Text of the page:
I'm given the following axioms:

  1. $\forall x \forall y \forall z(xQy \wedge yQz \rightarrow xQz)$

  2. $\forall x \forall y \forall z [(x\ast y)\ast z Qx \ast (y \ast z)]$

  3. $\forall x \forall y \forall z (xQy \rightarrow x \ast zQz \ast y)$

  4. $\forall x \forall y (\neg xQy \rightarrow (\exists z) (x Q y \ast z \wedge y \ast z Q x))$

  5. $\forall x \forall y (\neg x \ast y Q x)$

And I'm trying to prove that the second axiom $$\forall x \forall y \forall z [(x\ast y)\ast z Qx \ast (y \ast z)]$$ is independent of the rest.

In my attempt, I use the following interpretation:

Domain: $\mathbb{R}^+$

$xQy \leftrightarrow x\leq y$

$x \ast y \leftrightarrow xy+1$

So the axioms can be rewritten as:

  1. $\forall x \forall y \forall z(x \leq y \wedge y \leq z \rightarrow x \leq z)$

  2. $\forall x \forall y \forall z [(xy+1)z+1 \leq x(yz+1)+1]$

  3. $\forall x \forall y \forall z (x \leq y \rightarrow xz+1 \leq zy+1)$

  4. $\forall x \forall y (\neg x \leq y \rightarrow (\exists z) (x \leq yz+1 \wedge yz+1 \leq x))$

  5. $\forall x \forall y [\neg(xy+1 \leq x)]$

Note that axiom 2 can be rewritten as $$\forall x \forall y \forall z [xyz+z+1 \leq xyz+x+1]$$ Which is false because the inequality doesn't hold for, say, z=y=2 and x = 1.

The next step would be to show that the other axioms are true in this interpretation. In general, to show that a formula governed by a universal quantifier is false, one would only need to provide a counter example. But what steps do I need to take in order to show that such a formula is true? For example, it's quite intuitive that the first axiom: $$\forall x \forall y \forall z(x \leq y \wedge y \leq z \rightarrow x \leq z)$$ is true in this interpretation. But will I have to prove in some systematic way that $(x \leq y \wedge y \leq z \rightarrow x \leq z)$ is true for all x, y, and z? How do I formally argue that it's true in this interpretation?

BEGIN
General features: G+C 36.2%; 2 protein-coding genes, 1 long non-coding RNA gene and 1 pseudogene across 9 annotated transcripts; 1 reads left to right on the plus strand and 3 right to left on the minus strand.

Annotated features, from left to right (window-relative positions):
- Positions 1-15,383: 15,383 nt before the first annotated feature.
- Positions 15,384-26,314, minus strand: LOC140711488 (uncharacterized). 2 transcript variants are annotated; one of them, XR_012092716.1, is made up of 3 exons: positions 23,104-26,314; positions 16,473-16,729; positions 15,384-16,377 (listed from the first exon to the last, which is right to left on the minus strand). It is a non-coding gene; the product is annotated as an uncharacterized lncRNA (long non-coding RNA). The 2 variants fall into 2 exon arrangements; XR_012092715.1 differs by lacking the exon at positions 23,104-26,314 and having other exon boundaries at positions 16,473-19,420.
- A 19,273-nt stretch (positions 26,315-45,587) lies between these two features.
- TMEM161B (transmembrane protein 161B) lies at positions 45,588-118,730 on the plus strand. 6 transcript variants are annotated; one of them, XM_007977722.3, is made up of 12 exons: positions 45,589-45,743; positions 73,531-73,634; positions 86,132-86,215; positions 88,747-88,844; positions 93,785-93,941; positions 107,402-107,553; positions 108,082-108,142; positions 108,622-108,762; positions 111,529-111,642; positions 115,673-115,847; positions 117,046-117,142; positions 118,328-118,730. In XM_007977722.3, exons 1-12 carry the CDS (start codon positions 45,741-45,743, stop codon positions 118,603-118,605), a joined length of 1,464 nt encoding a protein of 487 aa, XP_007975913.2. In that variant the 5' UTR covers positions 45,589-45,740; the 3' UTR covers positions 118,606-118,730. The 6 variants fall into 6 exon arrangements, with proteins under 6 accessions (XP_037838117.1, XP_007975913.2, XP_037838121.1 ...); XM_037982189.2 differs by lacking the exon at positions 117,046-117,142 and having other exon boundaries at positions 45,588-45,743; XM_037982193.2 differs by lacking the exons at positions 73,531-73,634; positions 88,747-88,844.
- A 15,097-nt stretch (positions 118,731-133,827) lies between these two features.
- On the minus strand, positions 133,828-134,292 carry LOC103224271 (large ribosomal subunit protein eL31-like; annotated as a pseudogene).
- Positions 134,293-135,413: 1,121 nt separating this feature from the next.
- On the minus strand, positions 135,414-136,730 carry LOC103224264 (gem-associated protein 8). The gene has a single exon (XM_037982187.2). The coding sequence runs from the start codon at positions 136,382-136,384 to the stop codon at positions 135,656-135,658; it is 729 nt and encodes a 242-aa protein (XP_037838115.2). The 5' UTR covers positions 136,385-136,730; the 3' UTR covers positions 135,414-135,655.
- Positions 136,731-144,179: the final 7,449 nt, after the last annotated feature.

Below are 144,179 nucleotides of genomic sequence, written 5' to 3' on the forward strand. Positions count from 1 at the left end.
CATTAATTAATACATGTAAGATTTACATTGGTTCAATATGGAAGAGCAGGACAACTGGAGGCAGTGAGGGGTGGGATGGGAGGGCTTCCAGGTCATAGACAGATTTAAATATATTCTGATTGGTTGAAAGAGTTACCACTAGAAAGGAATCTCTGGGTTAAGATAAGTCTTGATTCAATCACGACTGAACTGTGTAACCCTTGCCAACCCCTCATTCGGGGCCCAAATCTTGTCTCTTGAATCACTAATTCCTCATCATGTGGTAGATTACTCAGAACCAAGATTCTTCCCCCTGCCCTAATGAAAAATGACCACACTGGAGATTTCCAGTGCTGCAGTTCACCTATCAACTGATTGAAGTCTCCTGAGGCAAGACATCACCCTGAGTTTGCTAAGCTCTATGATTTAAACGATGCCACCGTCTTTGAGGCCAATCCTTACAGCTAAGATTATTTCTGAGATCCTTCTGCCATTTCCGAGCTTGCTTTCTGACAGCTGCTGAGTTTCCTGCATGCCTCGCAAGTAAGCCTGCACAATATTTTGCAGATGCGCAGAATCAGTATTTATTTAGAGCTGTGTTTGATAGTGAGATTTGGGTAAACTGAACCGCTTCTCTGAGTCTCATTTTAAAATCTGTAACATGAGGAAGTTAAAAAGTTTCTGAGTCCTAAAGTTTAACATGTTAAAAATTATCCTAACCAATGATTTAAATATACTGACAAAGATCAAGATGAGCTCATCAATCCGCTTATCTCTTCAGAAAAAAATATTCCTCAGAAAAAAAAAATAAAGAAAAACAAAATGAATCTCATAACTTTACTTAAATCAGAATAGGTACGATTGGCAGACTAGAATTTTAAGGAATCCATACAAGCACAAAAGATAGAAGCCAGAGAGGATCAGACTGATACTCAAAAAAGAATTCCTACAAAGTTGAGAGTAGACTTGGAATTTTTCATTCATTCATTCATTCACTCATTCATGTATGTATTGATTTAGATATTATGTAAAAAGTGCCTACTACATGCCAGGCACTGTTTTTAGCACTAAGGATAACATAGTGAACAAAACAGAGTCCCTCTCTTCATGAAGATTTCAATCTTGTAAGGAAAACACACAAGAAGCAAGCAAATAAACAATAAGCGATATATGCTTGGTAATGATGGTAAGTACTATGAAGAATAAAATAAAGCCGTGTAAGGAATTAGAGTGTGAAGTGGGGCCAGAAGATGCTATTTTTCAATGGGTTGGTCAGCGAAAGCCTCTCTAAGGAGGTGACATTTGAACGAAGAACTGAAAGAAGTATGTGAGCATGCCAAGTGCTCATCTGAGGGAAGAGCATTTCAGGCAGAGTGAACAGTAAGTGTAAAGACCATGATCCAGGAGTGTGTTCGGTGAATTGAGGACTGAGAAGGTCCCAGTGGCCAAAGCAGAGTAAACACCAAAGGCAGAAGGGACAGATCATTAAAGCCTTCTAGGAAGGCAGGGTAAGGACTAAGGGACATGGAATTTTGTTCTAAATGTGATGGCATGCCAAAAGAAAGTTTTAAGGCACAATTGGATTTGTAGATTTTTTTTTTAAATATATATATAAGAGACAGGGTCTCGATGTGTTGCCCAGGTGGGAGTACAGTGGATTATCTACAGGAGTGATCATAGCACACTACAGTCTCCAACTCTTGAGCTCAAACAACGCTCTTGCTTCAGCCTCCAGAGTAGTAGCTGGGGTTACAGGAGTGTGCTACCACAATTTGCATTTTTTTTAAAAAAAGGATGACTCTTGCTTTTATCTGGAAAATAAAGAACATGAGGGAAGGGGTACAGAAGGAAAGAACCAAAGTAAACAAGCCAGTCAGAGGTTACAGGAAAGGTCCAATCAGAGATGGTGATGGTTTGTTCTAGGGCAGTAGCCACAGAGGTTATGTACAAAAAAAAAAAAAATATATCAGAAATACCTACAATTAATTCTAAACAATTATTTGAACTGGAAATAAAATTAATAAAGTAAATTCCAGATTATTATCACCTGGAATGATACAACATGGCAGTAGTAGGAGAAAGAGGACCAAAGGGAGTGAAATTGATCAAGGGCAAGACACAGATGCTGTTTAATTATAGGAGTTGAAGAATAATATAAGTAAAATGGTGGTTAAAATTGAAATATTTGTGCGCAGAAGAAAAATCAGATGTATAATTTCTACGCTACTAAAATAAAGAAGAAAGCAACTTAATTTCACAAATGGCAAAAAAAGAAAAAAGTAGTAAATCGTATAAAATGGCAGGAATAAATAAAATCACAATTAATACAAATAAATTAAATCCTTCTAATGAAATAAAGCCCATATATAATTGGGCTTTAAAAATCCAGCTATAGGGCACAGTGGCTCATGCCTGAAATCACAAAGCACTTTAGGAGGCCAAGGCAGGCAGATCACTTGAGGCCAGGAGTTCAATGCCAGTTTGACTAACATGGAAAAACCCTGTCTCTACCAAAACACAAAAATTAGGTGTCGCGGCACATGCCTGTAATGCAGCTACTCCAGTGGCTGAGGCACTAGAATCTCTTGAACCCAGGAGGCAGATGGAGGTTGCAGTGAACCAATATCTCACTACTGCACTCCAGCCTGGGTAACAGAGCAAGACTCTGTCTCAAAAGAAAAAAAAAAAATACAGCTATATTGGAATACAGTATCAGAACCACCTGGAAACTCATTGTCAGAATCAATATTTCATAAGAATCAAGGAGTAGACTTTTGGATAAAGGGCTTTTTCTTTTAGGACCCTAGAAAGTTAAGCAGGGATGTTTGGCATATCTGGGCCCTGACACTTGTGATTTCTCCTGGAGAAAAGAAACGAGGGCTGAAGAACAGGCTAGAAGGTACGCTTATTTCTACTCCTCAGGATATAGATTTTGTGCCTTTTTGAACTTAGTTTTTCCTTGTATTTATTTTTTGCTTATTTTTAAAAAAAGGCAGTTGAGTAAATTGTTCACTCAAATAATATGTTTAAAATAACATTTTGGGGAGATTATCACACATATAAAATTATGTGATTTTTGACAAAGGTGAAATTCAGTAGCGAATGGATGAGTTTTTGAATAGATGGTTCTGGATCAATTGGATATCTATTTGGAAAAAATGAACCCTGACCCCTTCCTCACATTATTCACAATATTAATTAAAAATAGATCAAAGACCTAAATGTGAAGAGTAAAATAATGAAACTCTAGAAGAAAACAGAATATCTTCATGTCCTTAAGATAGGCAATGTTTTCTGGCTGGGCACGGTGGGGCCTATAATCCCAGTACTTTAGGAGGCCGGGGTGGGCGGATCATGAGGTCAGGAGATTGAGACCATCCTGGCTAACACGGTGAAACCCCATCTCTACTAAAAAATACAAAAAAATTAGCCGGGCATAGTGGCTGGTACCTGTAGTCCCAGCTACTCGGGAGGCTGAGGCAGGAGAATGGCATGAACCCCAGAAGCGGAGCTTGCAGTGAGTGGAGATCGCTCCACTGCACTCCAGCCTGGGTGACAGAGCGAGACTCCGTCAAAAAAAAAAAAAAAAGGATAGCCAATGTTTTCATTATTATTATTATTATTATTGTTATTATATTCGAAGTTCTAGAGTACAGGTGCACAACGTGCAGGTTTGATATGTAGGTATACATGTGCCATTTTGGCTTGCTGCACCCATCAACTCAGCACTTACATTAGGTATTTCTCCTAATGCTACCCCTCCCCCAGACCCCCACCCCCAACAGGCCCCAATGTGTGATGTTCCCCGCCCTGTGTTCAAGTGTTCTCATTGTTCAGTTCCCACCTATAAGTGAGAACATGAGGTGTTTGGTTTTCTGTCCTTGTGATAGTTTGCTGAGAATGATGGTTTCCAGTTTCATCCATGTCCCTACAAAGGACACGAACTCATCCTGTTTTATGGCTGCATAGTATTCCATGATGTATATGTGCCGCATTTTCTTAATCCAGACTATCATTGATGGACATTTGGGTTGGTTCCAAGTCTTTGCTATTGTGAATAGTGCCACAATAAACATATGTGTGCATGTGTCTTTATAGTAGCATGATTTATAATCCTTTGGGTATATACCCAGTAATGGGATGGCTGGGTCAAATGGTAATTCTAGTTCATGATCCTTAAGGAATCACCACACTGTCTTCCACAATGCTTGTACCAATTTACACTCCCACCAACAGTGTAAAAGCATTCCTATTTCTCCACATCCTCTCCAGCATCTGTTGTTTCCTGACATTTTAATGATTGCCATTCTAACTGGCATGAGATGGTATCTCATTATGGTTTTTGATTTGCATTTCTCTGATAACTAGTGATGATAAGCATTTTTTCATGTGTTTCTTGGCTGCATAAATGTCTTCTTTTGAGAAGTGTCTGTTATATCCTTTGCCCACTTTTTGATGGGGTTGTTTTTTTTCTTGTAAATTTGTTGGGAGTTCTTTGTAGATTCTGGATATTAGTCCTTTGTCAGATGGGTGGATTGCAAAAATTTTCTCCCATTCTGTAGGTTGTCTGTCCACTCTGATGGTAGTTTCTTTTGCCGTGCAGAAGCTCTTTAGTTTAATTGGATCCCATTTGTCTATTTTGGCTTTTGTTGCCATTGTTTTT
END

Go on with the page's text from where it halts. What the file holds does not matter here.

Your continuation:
This question may sound silly but appreciate any help or feedback :)


First, there is no need to do a formal proof to show that statements are true (or false) given an interpretation ... at that point you can just use plain mathematics.

Second, unfortunately your interpretation does not make axiom 5 true: pick $x=10$ and $y=0.1$ for a counterexample.

  • $\begingroup$ Very helpful! Thanks :) $\endgroup$
    – LG01
    Mar 26 '19 at 2:05
  • $\begingroup$ @Unknowledgeable Glad you think so ... I would be frustrated that the model doesn't work! I have been trying to find a different model, but nothing that works so far ... $\endgroup$
    – Bram28
    Mar 26 '19 at 2:17
  • $\begingroup$ Yeah. It is taking a while for me to prove the system is independent haha. I changed the domain of the interpretation I gave here to real numbers greater than 1 which so far I think proves the independence of the second axiom. But I'm still trying to prove the independence of the third. Thanks again for the feedback! $\endgroup$
    – LG01
    Mar 26 '19 at 2:50

Your Answer

By clicking “Post Your Answer”, you agree to our terms of service, privacy policy and cookie policy

Not the answer you're looking for? Browse other questions tagged or ask your own question.